She was forever getting up things. She was one of those terrible women who return calls on time or a little ahead. That made it necessary for you to return hers earlier. If you didn't, she called you up on the telephone and asked you why you hadn't. You had to promise to come over at once or she'd talk to you till your ear was welded to the telephone. Then if you broke your promise she called you up about that. She got in from fifty-two to a hundred and four calls a year, where one or two would have amply sufficed for all she had to say.
It was due to her that Carthage had such a lively social existence—for its size. Once, when she fell ill, the people felt suddenly as passengers feel when a street car is suddenly braked back on its haunches. All Carthage found itself wavering and poised on tiptoe and clinging to straps; and then it sogged back on its heels and waited till the car should resume progress. Mrs. Budlong was the town's motorman—or "motorneer," as they say in Carthage.
Before she was out of bed, she had invitations abroad for a convalescent tea, and everybody said, "Here we go again!"
If strangers visited Carthage, Mrs. Budlong counted them her clients the moment they arrived. Of course, the merely commercial visitors she left to the hackmen at the station, but friends or relatives of prominent people could not escape Mrs. Budlong's well-meant attentions. It was sometimes embarrassing when relatives appeared—for everybody has Concealed Relatives that he is perfectly willing to leave in concealment.
Mrs. Alex. (pronounced Ellick) Stubblebine never forgave Mrs. Budlong for dragging into the limelight some obscure cousins of her husband's who had drifted into Carthage to borrow money on their farm. Mrs. Stubblebine was always bragging about her people, her own people that is. Her husband's people, of course, were after all only Stubblebines, while her maiden name was Dilatush; and the Dilatushes, as everybody knew, were related by marriage to the Tatums.
But these were Stubblebines that came to town. Mrs. Stubblebine could hardly slam the door in their faces, but she would fain have locked the doors after them. She would not even invite them out on the front porch. She told them the back porch was cosier and less conspicuous. And then Mrs. Budlong had to call up on the telephone and sing out in her telephoniest tone:
"Oh, my dear, I've just this minute heard you have guests—some of your dear husband's relatives. Now they must come to me to dinner to-morrow. Oh, it isn't the slightest trouble, I asSure you. I'm giving a little party anyway. I won't take no for an answer."
And she wouldn't. Mrs. Stubblebine fairly perspired excuses, but Mrs. Budlong finally grew so suspicious that she had to accept; or leave the impression that the relatives were burglars or counterfeiters in hiding. And they were not—they were pitifully honest.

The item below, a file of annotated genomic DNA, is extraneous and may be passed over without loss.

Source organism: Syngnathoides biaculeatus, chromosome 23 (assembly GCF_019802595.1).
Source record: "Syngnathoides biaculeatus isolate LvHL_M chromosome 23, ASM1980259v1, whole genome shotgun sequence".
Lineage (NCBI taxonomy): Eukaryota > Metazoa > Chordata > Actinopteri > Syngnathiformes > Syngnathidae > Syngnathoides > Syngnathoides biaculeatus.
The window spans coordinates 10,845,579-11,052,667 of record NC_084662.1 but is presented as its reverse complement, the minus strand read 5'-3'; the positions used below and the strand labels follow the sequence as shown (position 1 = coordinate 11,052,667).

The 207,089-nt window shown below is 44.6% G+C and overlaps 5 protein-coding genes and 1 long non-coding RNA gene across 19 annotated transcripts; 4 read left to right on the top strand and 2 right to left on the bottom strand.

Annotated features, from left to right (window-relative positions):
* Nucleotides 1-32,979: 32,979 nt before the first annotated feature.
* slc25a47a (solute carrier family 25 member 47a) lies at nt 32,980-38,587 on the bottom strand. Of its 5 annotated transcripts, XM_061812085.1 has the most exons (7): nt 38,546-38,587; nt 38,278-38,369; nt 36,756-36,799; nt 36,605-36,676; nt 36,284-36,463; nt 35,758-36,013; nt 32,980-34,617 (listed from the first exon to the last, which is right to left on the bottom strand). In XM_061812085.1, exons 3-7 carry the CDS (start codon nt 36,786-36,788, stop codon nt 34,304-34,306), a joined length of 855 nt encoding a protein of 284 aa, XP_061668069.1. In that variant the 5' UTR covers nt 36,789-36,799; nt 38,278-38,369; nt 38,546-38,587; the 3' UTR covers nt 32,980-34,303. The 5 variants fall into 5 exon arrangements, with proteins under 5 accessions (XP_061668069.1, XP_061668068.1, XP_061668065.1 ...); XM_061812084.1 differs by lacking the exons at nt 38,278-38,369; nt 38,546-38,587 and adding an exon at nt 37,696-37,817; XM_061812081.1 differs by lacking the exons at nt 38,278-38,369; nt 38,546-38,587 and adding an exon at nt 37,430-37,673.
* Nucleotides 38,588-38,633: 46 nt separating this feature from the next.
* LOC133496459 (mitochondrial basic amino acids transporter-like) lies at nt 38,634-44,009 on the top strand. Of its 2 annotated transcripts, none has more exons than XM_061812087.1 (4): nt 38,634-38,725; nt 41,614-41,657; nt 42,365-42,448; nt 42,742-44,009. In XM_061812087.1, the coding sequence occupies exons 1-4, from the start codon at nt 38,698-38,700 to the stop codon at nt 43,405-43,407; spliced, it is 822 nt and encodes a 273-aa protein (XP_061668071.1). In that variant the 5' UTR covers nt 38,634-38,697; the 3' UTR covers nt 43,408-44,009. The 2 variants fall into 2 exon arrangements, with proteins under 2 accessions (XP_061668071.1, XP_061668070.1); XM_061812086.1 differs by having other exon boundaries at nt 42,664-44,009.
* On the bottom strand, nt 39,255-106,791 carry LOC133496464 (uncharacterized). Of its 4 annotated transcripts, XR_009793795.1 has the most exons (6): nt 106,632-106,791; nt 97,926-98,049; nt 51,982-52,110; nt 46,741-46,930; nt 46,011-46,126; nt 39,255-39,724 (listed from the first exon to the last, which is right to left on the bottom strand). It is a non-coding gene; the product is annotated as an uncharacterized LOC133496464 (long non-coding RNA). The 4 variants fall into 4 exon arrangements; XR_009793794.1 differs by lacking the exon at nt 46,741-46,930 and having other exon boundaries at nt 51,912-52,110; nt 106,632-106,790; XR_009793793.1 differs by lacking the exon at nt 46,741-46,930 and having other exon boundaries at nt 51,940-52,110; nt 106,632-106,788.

The result was even worse than she feared. Mr. Stubblebine's cousin was so shy that he never said a word except when it was pulled out of him, and then he said, "Yes, ma'am"!
In Carthage when you are at a dinner party and you don't quite catch the last remark, you don't snap "What?" or "How?" or "Wha' jew say?" Whatever your home habits may be, at a dinner party or before comp'ny, you raise your eyebrows gracefully and murmur, "I beg your pardon."
But Mr. Stubblebine's rural cousin grunted "Huh?"—like an Indian chief trying to scare a white general. And he was perfectly frank about the intimate processes of mastication.
And when he dropped a batch of scalloped oysters into his watch pocket he solemnly fished them-out with a souvenir after-dinner coffee spoon having the Statue of Liberty for a handle and Brooklyn Bridge in the bowl.
And the wretch's wife was so nervous that she talked all the time about people the others had never seen or heard of. And she said she "never used tomattus." And she wasn't ashamed of what she was chewing either.
Mrs. Stubblebine would have felt much obliged to fate if she had been presented with an apoplectic stroke. But she had to sit the dinner out. From what she said to her poor husband afterward, however, one might have gathered that he picked out those relatives just to spite her, when as a matter of fact he had always loathed them and regretted them and the next day he borrowed enough money to lend them and send them back to the soil.
Mrs. Budlong had constituted herself Entertainment Committee for all sorts of visitors. If a young girl came home from boarding school with a classmate, the real hostess had hardly time to show her to the spare room, and say, "This is the bathroom, round here; watch out for the step. And if the water don't run just wait—" when the telephone would go Brrrrr! And there would be Mrs. Budlong brandishing an invitation to a dinner party.
When the supply of guests ran low she would visit the sick. If a worn-out housewife slept late some morning to catch up, Mrs. Budlong would hear of it and rush over with a broth or something. It is said that old Miss Malkin got out of bed with an unfinished attack of pneumonia, just to keep from eating any more of Mrs. Budlong's wine jellies.
In Carthage one pays for the telephone by the year. The company lost money on Mrs. Budlong's wire. As a telephoner she was simply interminable. She would spend a weekend at the instrument while the prisoner at the other extreme of the wire shifted from ear to ear, sagged along the wall, postponed household duties, made signals of distress to other members of the family, and generally cursed Mr. Alexander Graham Bell for his ingenuity.